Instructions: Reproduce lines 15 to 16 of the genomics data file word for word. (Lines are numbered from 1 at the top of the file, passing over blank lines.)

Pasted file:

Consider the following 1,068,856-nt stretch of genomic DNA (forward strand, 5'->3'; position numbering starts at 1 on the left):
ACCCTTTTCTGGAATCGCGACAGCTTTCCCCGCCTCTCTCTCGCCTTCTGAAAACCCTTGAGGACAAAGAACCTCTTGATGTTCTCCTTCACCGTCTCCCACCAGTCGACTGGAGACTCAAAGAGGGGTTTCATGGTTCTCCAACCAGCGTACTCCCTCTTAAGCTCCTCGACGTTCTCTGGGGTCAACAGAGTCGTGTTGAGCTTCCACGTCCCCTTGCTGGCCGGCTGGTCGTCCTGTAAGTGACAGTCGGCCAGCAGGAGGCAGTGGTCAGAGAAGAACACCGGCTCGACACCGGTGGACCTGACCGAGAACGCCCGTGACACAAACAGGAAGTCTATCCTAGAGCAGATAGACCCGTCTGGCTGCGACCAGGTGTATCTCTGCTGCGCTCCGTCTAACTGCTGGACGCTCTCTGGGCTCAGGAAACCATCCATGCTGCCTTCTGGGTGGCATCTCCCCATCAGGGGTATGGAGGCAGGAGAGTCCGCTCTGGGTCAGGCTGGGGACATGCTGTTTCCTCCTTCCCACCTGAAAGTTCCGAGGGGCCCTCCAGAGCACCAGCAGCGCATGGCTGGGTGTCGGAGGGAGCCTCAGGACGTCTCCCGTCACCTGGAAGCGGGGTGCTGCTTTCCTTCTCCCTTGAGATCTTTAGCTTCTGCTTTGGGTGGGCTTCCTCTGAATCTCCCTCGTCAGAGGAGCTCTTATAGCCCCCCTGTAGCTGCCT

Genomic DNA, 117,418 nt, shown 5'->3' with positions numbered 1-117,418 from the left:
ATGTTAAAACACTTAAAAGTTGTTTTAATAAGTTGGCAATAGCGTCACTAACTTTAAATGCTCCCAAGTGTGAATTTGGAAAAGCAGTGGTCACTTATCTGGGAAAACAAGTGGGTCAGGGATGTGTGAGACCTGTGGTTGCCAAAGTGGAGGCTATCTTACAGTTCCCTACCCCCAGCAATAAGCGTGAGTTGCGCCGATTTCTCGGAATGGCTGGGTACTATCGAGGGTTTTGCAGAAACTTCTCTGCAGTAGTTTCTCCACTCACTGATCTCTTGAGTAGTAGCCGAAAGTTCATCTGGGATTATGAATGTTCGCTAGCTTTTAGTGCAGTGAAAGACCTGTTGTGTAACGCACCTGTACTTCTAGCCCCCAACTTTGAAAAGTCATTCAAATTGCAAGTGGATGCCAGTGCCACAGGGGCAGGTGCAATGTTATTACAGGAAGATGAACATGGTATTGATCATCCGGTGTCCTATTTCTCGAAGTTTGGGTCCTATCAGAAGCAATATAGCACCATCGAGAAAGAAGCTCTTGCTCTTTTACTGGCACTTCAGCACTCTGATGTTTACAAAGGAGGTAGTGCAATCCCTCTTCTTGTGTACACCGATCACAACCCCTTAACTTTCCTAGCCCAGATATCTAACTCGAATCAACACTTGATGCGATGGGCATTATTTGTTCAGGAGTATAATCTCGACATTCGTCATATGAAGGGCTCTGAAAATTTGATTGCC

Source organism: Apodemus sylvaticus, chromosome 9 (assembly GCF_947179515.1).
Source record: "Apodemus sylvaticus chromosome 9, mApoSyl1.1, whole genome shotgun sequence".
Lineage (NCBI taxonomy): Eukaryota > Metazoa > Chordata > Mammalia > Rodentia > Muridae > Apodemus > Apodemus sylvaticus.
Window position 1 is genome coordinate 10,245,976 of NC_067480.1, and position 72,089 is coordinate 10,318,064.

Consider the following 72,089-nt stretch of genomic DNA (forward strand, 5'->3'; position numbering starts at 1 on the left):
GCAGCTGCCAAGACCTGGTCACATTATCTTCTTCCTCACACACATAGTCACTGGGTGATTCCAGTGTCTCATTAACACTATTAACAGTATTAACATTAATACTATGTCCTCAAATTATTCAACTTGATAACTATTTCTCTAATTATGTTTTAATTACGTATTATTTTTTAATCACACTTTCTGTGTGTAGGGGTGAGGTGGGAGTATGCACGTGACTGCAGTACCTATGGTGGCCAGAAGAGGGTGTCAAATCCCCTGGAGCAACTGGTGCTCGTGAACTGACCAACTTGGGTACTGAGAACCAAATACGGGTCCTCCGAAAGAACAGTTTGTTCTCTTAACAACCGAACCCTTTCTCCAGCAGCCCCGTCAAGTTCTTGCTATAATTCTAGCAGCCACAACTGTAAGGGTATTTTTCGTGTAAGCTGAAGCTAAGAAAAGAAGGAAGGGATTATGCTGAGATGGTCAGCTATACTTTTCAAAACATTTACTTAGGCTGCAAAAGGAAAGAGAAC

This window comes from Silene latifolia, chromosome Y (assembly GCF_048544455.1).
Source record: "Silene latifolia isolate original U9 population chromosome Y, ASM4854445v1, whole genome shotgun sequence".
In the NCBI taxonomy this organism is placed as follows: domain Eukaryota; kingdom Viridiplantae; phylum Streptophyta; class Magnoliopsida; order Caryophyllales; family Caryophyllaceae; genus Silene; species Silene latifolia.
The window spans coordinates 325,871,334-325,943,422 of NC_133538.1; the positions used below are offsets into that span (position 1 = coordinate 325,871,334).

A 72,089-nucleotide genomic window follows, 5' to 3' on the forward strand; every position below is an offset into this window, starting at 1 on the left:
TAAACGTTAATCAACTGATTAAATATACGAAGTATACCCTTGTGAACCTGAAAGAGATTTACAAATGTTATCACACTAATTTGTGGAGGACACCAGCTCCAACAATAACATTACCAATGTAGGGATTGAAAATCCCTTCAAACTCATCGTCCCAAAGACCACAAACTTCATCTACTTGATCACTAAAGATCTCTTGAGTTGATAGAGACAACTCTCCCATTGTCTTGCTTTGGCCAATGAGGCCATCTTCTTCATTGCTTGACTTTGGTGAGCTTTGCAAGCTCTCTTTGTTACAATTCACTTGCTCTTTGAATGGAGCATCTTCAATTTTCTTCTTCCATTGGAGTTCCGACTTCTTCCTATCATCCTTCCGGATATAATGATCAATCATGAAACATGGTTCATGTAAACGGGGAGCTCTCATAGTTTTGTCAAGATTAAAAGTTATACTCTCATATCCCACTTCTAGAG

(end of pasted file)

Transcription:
A 72,089-nucleotide genomic window follows, 5' to 3' on the forward strand; every position below is an offset into this window, starting at 1 on the left:
TAAACGTTAATCAACTGATTAAATATACGAAGTATACCCTTGTGAACCTGAAAGAGATTTACAAATGTTATCACACTAATTTGTGGAGGACACCAGCTCCAACAATAACATTACCAATGTAGGGATTGAAAATCCCTTCAAACTCATCGTCCCAAAGACCACAAACTTCATCTACTTGATCACTAAAGATCTCTTGAGTTGATAGAGACAACTCTCCCATTGTCTTGCTTTGGCCAATGAGGCCATCTTCTTCATTGCTTGACTTTGGTGAGCTTTGCAAGCTCTCTTTGTTACAATTCACTTGCTCTTTGAATGGAGCATCTTCAATTTTCTTCTTCCATTGGAGTTCCGACTTCTTCCTATCATCCTTCCGGATATAATGATCAATCATGAAACATGGTTCATGTAAACGGGGAGCTCTCATAGTTTTGTCAAGATTAAAAGTTATACTCTCATATCCCACTTCTAGAG